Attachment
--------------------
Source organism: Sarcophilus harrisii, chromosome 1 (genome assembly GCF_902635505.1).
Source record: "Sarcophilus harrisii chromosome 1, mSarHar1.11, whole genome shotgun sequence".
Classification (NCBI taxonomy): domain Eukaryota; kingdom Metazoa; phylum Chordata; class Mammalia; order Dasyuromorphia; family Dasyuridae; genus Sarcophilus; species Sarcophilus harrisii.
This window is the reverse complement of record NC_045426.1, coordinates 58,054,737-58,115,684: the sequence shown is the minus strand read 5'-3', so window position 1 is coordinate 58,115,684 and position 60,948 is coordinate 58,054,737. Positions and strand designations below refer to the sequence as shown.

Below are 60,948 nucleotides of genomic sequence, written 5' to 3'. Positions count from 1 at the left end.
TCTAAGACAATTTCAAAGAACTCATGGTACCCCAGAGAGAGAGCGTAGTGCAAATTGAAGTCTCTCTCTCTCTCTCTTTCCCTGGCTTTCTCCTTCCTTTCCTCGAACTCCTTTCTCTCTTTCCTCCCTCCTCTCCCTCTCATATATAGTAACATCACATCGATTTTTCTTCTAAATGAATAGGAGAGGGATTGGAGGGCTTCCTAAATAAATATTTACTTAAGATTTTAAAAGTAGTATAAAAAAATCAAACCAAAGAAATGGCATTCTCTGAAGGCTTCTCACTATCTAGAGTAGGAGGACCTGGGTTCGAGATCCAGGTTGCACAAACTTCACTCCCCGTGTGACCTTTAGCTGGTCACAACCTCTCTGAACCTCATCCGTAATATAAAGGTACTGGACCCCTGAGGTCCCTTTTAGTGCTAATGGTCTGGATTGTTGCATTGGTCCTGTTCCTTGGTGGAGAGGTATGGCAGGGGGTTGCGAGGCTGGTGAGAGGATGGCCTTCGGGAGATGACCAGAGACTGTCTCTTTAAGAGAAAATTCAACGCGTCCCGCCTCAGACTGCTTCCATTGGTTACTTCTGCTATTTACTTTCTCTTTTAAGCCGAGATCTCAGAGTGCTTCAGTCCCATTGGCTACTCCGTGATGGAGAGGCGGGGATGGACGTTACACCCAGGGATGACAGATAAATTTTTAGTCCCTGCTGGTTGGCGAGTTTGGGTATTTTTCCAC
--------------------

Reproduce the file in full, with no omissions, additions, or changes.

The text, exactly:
Source organism: Sarcophilus harrisii, chromosome 1 (genome assembly GCF_902635505.1).
Source record: "Sarcophilus harrisii chromosome 1, mSarHar1.11, whole genome shotgun sequence".
Classification (NCBI taxonomy): domain Eukaryota; kingdom Metazoa; phylum Chordata; class Mammalia; order Dasyuromorphia; family Dasyuridae; genus Sarcophilus; species Sarcophilus harrisii.
This window is the reverse complement of record NC_045426.1, coordinates 58,054,737-58,115,684: the sequence shown is the minus strand read 5'-3', so window position 1 is coordinate 58,115,684 and position 60,948 is coordinate 58,054,737. Positions and strand designations below refer to the sequence as shown.

Below are 60,948 nucleotides of genomic sequence, written 5' to 3'. Positions count from 1 at the left end.
TCTAAGACAATTTCAAAGAACTCATGGTACCCCAGAGAGAGAGCGTAGTGCAAATTGAAGTCTCTCTCTCTCTCTCTTTCCCTGGCTTTCTCCTTCCTTTCCTCGAACTCCTTTCTCTCTTTCCTCCCTCCTCTCCCTCTCATATATAGTAACATCACATCGATTTTTCTTCTAAATGAATAGGAGAGGGATTGGAGGGCTTCCTAAATAAATATTTACTTAAGATTTTAAAAGTAGTATAAAAAAATCAAACCAAAGAAATGGCATTCTCTGAAGGCTTCTCACTATCTAGAGTAGGAGGACCTGGGTTCGAGATCCAGGTTGCACAAACTTCACTCCCCGTGTGACCTTTAGCTGGTCACAACCTCTCTGAACCTCATCCGTAATATAAAGGTACTGGACCCCTGAGGTCCCTTTTAGTGCTAATGGTCTGGATTGTTGCATTGGTCCTGTTCCTTGGTGGAGAGGTATGGCAGGGGGTTGCGAGGCTGGTGAGAGGATGGCCTTCGGGAGATGACCAGAGACTGTCTCTTTAAGAGAAAATTCAACGCGTCCCGCCTCAGACTGCTTCCATTGGTTACTTCTGCTATTTACTTTCTCTTTTAAGCCGAGATCTCAGAGTGCTTCAGTCCCATTGGCTACTCCGTGATGGAGAGGCGGGGATGGACGTTACACCCAGGGATGACAGATAAATTTTTAGTCCCTGCTGGTTGGCGAGTTTGGGTATTTTTCCAC